If you have recently been browsing through Wikipedia, you will find there has been a slight upgrade on your reading experience. These new updates are called page previews, and they are one of the biggest updates to the website in recent years.
Page previews are basically small snippets of information that pop out when you hover over a hyperlinked text allowing you to get on with your reading without being distracted by going through multiple links just to gather more information on the article.
As for a majority of readers, Wikipedia is like jumping through the rabbit hole which takes us to a wide and diverse range of topics which can get out of hand pretty quickly, thus with these page previews, the urge to go rabbit hole jumping is prevented.
The advantage of the page previews system is that while it gives you a small anecdote of information, it lets you glance just enough before you decide to go through with it or not. If you don’t want to see the information after glancing through it, just move the mouse away and the window will disappear.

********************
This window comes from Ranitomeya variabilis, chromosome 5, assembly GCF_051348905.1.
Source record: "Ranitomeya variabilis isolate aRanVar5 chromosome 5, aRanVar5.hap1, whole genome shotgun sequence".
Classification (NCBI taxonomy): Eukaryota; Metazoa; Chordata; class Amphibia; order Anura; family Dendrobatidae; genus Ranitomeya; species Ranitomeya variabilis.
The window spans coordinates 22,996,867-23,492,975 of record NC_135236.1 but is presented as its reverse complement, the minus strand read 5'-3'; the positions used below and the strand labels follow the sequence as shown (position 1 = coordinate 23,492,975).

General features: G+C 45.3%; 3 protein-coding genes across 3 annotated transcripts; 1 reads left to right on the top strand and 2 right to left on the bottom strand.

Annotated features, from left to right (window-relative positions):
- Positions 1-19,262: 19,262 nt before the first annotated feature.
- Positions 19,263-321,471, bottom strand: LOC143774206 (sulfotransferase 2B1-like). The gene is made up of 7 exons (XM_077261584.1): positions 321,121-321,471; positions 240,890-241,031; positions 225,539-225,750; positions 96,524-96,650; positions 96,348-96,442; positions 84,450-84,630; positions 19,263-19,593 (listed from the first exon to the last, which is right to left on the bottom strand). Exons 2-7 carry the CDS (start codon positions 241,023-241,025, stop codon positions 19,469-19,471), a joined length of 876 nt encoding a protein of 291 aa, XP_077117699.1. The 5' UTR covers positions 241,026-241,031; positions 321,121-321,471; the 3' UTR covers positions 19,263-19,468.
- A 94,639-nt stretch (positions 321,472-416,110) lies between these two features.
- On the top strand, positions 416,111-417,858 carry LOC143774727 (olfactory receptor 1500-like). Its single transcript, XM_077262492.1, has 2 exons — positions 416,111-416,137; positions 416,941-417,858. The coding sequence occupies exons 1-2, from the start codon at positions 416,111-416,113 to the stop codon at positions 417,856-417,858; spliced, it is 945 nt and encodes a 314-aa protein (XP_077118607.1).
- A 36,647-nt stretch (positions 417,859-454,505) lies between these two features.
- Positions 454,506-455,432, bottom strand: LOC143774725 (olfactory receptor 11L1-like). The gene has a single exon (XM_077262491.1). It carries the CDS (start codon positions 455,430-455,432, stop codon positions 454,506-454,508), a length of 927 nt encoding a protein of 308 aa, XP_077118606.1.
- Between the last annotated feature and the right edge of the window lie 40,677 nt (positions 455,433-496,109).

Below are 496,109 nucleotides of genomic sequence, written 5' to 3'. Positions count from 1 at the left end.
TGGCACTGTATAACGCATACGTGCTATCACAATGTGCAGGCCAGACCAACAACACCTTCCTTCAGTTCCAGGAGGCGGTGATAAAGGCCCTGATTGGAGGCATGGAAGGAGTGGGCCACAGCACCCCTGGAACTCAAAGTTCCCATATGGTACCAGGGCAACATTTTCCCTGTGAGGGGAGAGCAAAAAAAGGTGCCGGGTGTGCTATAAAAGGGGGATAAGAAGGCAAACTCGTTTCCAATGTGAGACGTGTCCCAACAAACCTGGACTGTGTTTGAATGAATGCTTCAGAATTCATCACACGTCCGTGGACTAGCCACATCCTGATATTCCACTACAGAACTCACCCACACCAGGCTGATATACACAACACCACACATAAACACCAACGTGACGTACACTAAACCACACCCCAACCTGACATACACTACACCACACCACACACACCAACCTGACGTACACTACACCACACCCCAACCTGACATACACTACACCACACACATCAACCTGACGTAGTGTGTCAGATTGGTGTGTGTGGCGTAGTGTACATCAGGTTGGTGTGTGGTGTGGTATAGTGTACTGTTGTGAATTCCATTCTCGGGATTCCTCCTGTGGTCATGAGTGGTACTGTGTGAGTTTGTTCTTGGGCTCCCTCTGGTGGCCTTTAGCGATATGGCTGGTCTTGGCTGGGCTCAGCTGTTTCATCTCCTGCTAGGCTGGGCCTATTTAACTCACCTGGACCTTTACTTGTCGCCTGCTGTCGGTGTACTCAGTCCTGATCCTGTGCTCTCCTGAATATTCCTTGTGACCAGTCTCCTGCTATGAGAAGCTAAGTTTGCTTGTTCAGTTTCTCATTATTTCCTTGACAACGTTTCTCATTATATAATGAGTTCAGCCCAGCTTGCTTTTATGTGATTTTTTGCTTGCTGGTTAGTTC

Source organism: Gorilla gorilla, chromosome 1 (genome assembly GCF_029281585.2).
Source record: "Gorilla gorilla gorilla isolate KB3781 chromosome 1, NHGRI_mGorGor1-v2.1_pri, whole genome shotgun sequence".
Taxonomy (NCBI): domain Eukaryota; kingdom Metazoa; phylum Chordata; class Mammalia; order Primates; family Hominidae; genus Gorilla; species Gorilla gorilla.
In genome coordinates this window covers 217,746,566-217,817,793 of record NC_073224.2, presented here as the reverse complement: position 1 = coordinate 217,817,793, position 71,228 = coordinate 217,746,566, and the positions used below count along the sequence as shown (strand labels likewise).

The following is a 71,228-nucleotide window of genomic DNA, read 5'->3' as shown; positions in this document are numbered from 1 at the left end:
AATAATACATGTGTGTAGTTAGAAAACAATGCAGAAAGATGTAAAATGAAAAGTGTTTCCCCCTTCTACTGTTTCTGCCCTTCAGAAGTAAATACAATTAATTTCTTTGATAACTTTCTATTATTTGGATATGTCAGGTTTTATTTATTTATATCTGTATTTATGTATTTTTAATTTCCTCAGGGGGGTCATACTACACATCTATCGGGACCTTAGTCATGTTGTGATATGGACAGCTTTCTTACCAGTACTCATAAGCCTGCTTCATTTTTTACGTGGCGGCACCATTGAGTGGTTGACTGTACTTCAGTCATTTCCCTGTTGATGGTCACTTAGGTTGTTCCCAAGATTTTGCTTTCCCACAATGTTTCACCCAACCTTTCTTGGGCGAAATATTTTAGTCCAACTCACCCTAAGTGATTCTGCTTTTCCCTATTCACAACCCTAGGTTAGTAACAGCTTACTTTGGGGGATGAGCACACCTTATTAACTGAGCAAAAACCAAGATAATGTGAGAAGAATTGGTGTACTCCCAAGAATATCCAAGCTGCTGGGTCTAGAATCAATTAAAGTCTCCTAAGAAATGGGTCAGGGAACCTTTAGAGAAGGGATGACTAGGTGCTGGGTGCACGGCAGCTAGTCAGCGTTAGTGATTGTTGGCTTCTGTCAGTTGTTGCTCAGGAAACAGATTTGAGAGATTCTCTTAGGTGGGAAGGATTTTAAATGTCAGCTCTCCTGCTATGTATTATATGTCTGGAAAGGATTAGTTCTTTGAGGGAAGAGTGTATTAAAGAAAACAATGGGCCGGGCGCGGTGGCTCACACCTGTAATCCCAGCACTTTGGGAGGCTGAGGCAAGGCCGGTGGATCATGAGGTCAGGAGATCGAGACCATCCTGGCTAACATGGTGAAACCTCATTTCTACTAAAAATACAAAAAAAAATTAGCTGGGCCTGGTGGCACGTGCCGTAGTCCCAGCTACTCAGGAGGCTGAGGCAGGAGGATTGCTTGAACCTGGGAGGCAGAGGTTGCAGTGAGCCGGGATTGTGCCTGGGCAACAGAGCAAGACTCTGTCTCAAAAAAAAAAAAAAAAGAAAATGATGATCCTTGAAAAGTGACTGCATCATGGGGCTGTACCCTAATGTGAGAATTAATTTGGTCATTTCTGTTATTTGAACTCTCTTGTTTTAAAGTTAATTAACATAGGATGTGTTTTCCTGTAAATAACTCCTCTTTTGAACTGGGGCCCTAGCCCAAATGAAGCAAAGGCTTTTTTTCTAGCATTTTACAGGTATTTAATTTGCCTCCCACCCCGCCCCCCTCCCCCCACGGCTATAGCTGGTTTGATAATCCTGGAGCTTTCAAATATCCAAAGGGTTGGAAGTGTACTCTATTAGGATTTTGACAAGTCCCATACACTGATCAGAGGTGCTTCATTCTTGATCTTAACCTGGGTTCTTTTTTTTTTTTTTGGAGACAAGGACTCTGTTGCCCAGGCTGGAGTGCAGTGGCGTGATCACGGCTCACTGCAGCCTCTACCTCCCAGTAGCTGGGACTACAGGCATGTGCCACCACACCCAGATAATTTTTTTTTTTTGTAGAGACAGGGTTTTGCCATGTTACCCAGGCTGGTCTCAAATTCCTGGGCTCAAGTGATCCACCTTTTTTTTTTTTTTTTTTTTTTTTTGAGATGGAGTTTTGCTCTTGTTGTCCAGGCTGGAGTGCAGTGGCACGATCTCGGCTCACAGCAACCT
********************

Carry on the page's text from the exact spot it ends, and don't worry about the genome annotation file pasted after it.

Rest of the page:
Wikimedia says that it’s conducted extensive A/B testing to develop the feature, and found that most users didn’t disable the feature, that “each reader is interacting with the content of more pages while navigating the site,” and that the site’s overall page views have gone down as a result. That appears to mean that users are finding the information on those popups useful, allowing them to engage with more information, all while remaining on fewer pages.